"The department has aggressively targeted Muslims, communities of color, and social justice movements in the name of security," Faiza Patel, Rachel Levinson-Waldman, and Harsha Panduranga warn in a Brennan Center for Justice  report on the Department of Homeland Security published last week. "It conceals information about its vast databases and intrusive surveillance technologies. And it often embarks on ventures that implicate Americans' privacy, civil rights, and civil liberties without even establishing or measuring their usefulness.

These problems have long festered due to a dangerous combination of broad authorities, weak safeguards, and insufficient oversight," they add.

In keeping with DHS's initial focus on radical Islamists, the Brennan Center report details its surveillance and mistreatment of minorities, especially "American Muslims, traumatizing entire communities and casting them as hotbeds of terrorism." It makes sense that relatively powerless people would suffer under the wrath of hostile government attention. Then again, by comparison to the budgets, powers, and toys available to federal agents, we're all pretty powerless. And there's precedent for official misbehavior no matter who draws the government's attention.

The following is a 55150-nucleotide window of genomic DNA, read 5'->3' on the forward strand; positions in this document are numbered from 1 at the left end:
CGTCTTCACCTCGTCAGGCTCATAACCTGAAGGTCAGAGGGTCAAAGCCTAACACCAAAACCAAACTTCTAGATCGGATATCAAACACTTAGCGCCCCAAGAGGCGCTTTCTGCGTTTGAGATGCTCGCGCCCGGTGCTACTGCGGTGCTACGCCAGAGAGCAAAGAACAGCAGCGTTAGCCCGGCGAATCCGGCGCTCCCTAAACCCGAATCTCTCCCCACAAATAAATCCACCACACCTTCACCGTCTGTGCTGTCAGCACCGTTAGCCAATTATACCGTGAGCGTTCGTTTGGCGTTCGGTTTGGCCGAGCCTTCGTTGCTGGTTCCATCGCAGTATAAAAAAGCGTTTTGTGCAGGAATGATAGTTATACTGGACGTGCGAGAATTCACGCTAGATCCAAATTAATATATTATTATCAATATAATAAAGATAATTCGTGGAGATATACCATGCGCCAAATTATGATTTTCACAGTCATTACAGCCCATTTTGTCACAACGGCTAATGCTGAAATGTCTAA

"Infringing upon constitutionally-given freedoms in the name of national security is not limited to the Muslim Americans in the present day; rather, practices including the use of confidential informants, undercover operations, and entrapment are part of the history of surveillance operations conducted by U.S. law enforcement," Oxford University's Sara Kamali pointed out in a 2017 article for Surveillance and Society. "From 1991 to 1993, almost a decade before the 9/11 attacks brought the word 'terrorism' into the cultural lexicon, the U.S. Federal Bureau of Investigation (FBI) was conducting the surveillance of 'anti-government, racist, anti-Semitic and/or Christian' activists who viewed themselves as Patriots."